Things to Consider Before Pledging Your Life Insurance as Collateral on a Loan

Policyowners use a collateral assignment (as the creditor’s interest may appear) form of transfer almost exclusively as a secondary source of payment when they pledge a policy on a temporary basis as collateral for a loan.1 The term “collateral” implies that the policyowner-debtor is primarily liable for the loan and only if he or she defaults will the lender call upon policy values to back up that obligation. The cash values in the policy serve as protection to the lender as long as the insured lives and the death benefit protects the lender if the insured dies. Once the debtor/policyowner repays the loans, all rights in the policy automatically revert to the policyowner.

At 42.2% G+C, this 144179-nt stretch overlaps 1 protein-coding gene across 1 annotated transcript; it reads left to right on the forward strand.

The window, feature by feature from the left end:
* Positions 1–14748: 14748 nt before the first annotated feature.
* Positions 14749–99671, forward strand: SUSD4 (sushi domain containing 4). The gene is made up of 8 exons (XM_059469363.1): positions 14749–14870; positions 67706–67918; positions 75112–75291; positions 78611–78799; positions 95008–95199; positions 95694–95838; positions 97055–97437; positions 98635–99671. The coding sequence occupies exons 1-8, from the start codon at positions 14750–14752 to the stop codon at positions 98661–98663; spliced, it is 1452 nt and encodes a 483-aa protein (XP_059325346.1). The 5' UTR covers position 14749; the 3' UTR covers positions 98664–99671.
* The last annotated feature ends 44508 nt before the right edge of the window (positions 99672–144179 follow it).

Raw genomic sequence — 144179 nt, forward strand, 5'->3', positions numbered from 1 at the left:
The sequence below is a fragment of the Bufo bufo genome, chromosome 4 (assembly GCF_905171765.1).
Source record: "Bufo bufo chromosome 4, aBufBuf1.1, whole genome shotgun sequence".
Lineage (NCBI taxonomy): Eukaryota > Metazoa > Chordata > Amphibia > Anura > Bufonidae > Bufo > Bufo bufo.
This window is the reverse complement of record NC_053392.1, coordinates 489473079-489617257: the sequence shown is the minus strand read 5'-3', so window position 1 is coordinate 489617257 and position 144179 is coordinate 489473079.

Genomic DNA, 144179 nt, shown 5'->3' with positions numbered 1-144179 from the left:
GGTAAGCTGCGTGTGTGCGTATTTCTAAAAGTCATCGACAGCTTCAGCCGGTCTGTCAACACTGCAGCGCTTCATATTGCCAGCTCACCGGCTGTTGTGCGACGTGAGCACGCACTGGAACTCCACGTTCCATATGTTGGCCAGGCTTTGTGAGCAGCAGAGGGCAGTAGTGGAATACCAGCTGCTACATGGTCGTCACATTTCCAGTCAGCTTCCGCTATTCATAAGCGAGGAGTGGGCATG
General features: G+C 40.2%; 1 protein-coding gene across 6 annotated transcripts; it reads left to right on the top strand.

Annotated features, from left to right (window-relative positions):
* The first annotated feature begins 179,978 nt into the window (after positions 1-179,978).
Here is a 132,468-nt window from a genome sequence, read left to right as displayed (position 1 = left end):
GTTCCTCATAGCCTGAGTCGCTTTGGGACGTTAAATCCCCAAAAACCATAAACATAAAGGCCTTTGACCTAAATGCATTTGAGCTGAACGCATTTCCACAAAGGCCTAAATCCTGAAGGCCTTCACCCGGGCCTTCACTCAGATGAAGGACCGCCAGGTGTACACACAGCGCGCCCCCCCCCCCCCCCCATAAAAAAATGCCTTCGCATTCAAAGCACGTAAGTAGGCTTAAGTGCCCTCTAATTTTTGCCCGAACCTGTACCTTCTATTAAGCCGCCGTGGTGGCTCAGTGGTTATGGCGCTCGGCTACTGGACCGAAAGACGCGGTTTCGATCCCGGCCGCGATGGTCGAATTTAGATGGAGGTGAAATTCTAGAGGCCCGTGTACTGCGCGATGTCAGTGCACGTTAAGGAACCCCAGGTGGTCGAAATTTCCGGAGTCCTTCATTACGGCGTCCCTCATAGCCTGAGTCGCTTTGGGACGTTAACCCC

Policy rights transferred when policyowners use the collateral assignment form of transfer generally include the right to:

1. receive the death benefit (but the lender must transfer the excess over the debt unpaid at the insured’s death to the beneficiary specified by the policyowner);

2. cash in the policy in the event the policyowner defaults on a loan or fails to pay premiums (but the lender must give reasonable notice and transfer the excess over the debt unpaid at that time to the policyowner); 

3. exercise nonforfeiture options; and

4. receive policy dividends.

The major right virtually always retained by the ‐policyowner is the right to change the beneficiary.

After the debtor/policyowner repays the debt, the transferee must reassign all policy rights back to the policyowner. Again, the lender/assignee must inform the insurer in writing at its home office before it will allow the policyowner to resume exercising all policy rights.

Reproduced with permission.  Copyright The National Underwriter Co. Division of ALM

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